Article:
GF: Well, what I done was I was gonna put in a lotta hours in the bowling alley. So, I bought a mobile home and set it right behind the bowling center because I wanted to get some early morning customers. And in order to do that, if I lived any distance from the bowling center I would have to drive by car, right? And by doing that, if I have a flat tire or somethin' like that, I'd have trouble opening the place up, someone might be waiting, so that's when I bought this mobile home to put it over there. And that way I could live right close to the bowling alley. And I'd just get up and have breakfast and open up the bowling center and wait for customers.

MA: Who were your customers? Were they mostly regulars that would come in?

GF: Oh, yes. In the bowling business you have to have regulars. You've gotta get, make a contract with them and what they call a league. So you have certain bowlers during the week that will come every week. Then they'll be another group comin' every week. Once a week they come. And when I first went over there I had lots of league because I worked hard on it to get different people. I went as far 40 miles, no, 50 miles, to get people to bowl. I done pretty good. Not, real, real good, but good enough just to make a living.

<End Segment 16> - Copyright © 2008 Densho. All Rights Reserved.

<Begin Segment 17>

MA: And tell me about your children and when they were born and a little bit about them.

GF: Well, I had a boy... oh I can't remember when the boy...

MA: Oh, that's okay.

GF: Okay. Well, I had two boys and a girl. And the girl is Donna, you know her, okay. And so she was the baby. So that's my kids.

MA: Was Donna the youngest?

GF: Yes, ma'am.

MA: So you had two... what are your boys' names?

GF: Jerry and Walter.

MA: And so they grew up in Texas? You had them when you were in Texas.

GF: Yes. They all grew up in Texas.

MA: Okay.

GF: In fact, they were not born in Texas, none of 'em. Those two were born in Greeley, Colorado, right up here. And Donna was born in Denver. And when she was six months old, that's when we went down there.

MA: Oh, okay.

GF: So she's, you might say, a native Houston. Or Texas people, anyway.

<End Segment 17> - Copyright © 2008 Densho. All Rights Reserved.

<Begin Segment 18>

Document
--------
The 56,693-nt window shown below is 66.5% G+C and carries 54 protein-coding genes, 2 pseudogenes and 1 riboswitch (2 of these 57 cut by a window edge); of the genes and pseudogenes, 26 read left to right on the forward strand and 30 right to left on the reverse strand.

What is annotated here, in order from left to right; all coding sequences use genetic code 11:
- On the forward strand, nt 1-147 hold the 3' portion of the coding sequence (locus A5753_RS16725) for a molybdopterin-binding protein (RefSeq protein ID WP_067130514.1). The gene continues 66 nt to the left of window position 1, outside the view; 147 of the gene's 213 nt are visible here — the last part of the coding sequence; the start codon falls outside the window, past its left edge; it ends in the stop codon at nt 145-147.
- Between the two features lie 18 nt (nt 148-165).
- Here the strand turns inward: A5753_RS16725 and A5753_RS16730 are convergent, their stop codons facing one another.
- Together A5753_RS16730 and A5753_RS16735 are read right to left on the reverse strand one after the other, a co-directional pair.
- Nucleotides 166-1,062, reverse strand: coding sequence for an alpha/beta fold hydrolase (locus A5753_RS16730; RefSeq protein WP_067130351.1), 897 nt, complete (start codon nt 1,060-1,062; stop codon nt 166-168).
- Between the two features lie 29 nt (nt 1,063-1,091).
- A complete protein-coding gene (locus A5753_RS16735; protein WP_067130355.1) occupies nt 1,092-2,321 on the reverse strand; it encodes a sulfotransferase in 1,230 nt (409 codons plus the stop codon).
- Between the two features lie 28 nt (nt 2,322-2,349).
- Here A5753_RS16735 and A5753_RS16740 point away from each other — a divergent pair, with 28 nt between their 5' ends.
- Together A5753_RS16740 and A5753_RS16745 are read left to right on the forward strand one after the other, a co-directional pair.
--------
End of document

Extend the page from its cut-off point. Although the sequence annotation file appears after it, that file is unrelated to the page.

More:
MA: So, you've lived in Colorado and Texas, can you talk about the differences that you noticed between the two, I mean, aside from the climate and all that, but just like how people are?

GF: Well I think the people in Texas, that is where we are, are more friendly than they were in Colorado. 'Course we didn't have any trouble even in Colorado, but in Texas you say "hi" to anybody, almost. And get to talk to them right quick. But we didn't do that much in Colorado. Maybe because we didn't travel as much. Maybe we're traveling more down there. But in Texas, it seemed like they're, most of 'em were pretty friendly people. Even the hakujins. I don't, I don't have any trouble.

MA: People are more open and friendly.

GF: I think so.

MA: That's interesting. So did your, your kids stay around in Texas? Did they move other places?

GF: No, they're all in Texas because well, my second boy, Walter, he passed away, oh I'm gonna say, at least twenty years ago. And then Jerry, the oldest one, he's still in, in Texas, north of Houston, north of Houston, yeah. And Donna's in Texas. Well most of 'em are here.

MA: And did you retire from your bowling alley?

GF: Year and a half ago. [Laughs]

MA: Oh, you just retired.

GF: Right. Yeah, I spent thirty-six years in the bowling alley and finally I was lucky enough to sell it and when I sold it, that Donna, she said, "Okay, Dad. It's time for you to move." So I thought okay. So we moved.

MA: So you've only been retired for a short time.

GF: Right, from the bowling business.

MA: How was it closing your business? I mean...

GF: Well, I felt good about it because I wanted to quit anyway. I felt that I had enough years in the business. 'Cause I was there for thirty-six years. So I felt good about quittin'.

MA: And now you're living closer to Donna.

GF: About a block and a half.

MA: Oh. Great. So is there anything else you want to talk about or, or tell me?

GF: Oh, not really. Maybe you could come up with some questions because I can't think of anything. [Laughs]

MA: Well, this has been a great interview. So thank you very much for participating.

GF: Well, thank you. I don't know whether I give you any good information or not. I'm not good at that.

MA: It was great. Thank you.

<End Segment 18> - Copyright © 2008 Densho. All Rights Reserved.